Since I employ nobody in the world, there isn’t much I can do except bring awareness to this issue. I should also note that as a dude, I have awful negotiating skills for my own self interest and have probably been underpaid for work many times. Equal pay for equal work is a no-brainer. It’s good for everybody: you, me, her and him.  

In similar news, yesterday I saw an amazing body of research that confirms what everybody knows about movies, that they skew towards men’s roles. But I had no idea how lopsided it was until Hanah Anderson and Matt Daniels analyzed 2000 screenplays and came up with this amazing and shocking data set:

In today’s world it seems that facts don’t matter to a lot of people, just spout of an opinion with conviction and people might believe it’s true. Research takes time and effort. Anderson and Daniels sifted through those scripts tagging male and female lines and getting a word count for everybody. While they admit that movies change on the set with improvisation and last minute changes or scenes are cut in the editing room, scripts still represent most of what goes on the screen. Here is the breakdown.“>

I knew the numbers would be skewed towards men, especially with war and prison movies in the mix, but not 1500+ out of 2000. I could go on, but seriously look at the site:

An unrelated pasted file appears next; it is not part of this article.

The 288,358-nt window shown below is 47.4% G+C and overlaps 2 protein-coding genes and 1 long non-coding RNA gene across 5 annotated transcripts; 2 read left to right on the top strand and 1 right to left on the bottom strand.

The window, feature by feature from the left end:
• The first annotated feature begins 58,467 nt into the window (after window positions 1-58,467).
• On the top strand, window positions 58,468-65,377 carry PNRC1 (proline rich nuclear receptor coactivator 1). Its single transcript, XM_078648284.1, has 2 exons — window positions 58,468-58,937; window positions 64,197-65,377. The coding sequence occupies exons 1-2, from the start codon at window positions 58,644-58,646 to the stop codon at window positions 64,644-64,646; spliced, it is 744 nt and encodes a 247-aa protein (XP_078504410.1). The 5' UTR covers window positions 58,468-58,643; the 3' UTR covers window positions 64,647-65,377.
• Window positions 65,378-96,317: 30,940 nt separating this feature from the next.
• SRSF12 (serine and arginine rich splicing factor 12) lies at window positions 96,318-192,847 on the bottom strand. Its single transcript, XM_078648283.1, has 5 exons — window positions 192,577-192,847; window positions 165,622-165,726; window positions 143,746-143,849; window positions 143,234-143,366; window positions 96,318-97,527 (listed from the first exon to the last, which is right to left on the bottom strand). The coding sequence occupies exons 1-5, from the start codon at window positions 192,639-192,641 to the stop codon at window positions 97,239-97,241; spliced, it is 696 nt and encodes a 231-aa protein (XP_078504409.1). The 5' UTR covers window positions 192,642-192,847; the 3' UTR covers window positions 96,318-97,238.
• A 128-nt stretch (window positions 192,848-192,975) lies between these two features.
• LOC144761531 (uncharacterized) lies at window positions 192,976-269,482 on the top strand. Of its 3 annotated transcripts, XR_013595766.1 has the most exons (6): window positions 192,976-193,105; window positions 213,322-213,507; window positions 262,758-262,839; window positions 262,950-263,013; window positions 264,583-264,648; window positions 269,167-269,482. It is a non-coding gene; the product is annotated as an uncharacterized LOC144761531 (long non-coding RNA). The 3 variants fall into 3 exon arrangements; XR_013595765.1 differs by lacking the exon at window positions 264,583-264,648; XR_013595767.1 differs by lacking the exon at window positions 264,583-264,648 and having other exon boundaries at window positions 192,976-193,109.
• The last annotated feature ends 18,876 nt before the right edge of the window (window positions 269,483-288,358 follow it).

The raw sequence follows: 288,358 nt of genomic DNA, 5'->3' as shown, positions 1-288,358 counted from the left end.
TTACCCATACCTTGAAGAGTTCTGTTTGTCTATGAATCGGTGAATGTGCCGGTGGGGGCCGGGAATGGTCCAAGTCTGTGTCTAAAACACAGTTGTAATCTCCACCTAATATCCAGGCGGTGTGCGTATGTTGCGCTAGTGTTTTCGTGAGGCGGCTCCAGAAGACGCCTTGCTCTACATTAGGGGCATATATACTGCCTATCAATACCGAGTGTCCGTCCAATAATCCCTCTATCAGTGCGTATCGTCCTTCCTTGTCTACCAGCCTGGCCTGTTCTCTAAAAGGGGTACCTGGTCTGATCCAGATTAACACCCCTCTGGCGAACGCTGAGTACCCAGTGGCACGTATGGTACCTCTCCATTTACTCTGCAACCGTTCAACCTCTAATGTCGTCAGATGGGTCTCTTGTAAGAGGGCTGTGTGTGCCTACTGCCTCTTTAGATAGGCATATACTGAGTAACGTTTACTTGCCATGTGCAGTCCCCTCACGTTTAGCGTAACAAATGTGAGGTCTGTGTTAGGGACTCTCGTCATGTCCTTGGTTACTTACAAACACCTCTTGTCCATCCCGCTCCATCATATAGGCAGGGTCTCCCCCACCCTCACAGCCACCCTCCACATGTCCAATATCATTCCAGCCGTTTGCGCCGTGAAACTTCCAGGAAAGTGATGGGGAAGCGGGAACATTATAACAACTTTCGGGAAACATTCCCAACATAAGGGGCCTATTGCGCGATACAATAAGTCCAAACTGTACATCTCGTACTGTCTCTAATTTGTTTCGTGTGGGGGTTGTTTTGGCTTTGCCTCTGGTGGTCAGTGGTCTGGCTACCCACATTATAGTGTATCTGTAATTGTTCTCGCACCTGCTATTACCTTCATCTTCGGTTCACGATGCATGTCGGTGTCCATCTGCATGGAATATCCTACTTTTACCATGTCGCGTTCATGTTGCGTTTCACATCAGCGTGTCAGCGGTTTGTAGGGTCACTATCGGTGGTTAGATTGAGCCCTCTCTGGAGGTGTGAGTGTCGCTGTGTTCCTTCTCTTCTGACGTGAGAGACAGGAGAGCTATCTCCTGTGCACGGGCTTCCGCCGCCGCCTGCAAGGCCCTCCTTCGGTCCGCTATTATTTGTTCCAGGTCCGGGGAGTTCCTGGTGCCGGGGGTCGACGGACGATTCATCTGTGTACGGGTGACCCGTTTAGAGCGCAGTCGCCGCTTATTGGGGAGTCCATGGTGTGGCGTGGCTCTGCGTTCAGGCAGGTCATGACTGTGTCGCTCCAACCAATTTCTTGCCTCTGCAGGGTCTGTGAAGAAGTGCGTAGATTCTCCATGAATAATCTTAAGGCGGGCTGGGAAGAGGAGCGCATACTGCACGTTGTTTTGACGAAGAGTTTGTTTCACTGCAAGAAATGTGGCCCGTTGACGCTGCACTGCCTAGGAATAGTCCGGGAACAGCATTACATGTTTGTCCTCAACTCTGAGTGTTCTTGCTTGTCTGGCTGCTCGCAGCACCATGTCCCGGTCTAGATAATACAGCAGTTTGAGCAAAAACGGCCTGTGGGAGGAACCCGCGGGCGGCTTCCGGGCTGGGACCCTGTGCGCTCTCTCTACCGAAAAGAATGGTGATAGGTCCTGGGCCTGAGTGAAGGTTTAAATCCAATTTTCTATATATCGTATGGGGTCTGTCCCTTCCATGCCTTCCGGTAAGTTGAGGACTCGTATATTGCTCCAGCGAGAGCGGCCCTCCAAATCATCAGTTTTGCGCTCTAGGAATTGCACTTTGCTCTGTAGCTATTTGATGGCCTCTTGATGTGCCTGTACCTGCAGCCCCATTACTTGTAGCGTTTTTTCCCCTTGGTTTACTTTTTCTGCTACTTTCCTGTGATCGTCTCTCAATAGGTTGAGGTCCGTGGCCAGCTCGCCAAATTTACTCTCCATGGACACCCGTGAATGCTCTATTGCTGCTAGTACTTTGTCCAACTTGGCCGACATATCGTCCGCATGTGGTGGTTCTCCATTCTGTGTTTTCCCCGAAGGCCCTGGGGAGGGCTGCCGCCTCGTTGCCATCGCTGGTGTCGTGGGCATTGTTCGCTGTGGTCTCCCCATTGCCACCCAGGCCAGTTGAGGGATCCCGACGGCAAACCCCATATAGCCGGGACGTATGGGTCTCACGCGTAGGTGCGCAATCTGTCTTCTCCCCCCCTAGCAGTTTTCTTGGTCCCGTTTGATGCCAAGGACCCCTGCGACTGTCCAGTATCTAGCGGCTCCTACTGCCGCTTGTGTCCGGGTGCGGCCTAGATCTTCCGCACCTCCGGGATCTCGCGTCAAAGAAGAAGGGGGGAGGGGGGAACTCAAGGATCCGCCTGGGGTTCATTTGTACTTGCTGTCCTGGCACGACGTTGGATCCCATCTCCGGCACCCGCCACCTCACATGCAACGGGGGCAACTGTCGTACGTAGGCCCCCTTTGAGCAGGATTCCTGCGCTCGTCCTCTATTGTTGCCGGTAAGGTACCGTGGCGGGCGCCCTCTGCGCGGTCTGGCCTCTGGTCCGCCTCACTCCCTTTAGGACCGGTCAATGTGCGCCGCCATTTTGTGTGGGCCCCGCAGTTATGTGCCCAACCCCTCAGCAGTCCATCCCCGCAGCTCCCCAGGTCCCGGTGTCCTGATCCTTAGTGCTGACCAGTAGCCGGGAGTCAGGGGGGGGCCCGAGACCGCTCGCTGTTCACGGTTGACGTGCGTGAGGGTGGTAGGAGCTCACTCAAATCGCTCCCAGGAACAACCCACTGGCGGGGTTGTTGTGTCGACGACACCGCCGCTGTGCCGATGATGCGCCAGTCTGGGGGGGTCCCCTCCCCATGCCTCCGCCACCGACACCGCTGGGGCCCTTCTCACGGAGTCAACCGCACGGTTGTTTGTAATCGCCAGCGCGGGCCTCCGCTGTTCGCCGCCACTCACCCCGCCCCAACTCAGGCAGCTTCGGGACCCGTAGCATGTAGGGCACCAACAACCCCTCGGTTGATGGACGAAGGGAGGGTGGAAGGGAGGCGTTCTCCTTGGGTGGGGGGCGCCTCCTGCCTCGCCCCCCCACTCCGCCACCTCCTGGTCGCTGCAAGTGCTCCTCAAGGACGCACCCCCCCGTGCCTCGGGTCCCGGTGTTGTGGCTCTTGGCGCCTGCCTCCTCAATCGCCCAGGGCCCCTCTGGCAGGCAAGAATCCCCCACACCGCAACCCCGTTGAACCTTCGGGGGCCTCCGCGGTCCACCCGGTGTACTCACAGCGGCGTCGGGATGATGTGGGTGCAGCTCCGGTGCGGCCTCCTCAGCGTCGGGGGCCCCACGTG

So this leads me to my point above where I said I can’t do anything about women’s equality in pay. I don’t write or direct major motion pictures, but what I do in my not-day job is write fiction. Crime fiction primarily. Although I haven’t analyzed my works very deeply, it’s safe to safe say most of my work is male centric. Not all, but a majority.  (Over the past couple of years I’ve been more inclusive including a story coming out on April 15 in Yellow Mama and another later this winter with female protagonists.)

So I asked myself why. It’s too easy to say I’m a male and I know men better. That might have been the case, but I write fictional characters, so they can be who I want them to be. It could be that most of my stories have violence in them. Perhaps I don’t want to hurt a woman on the page or I think women are smarter than men and wouldn’t let situations escalate to guns or fists or whatever implement of destruction are used in the plot. Regardless, it is something for me think about as I continue to write.

Anything that you think is missing your works?